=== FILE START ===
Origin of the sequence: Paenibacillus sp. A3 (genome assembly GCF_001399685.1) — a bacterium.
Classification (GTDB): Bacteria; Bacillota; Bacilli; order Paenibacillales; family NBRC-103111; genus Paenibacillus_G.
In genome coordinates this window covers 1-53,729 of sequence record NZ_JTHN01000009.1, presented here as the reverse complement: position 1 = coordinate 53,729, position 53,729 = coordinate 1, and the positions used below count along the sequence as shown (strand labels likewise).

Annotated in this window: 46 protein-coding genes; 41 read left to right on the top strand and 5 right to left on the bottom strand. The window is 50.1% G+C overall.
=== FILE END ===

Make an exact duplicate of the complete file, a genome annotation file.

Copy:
Origin of the sequence: Paenibacillus sp. A3 (genome assembly GCF_001399685.1) — a bacterium.
Classification (GTDB): Bacteria; Bacillota; Bacilli; order Paenibacillales; family NBRC-103111; genus Paenibacillus_G.
In genome coordinates this window covers 1-53,729 of sequence record NZ_JTHN01000009.1, presented here as the reverse complement: position 1 = coordinate 53,729, position 53,729 = coordinate 1, and the positions used below count along the sequence as shown (strand labels likewise).

Annotated in this window: 46 protein-coding genes; 41 read left to right on the top strand and 5 right to left on the bottom strand. The window is 50.1% G+C overall.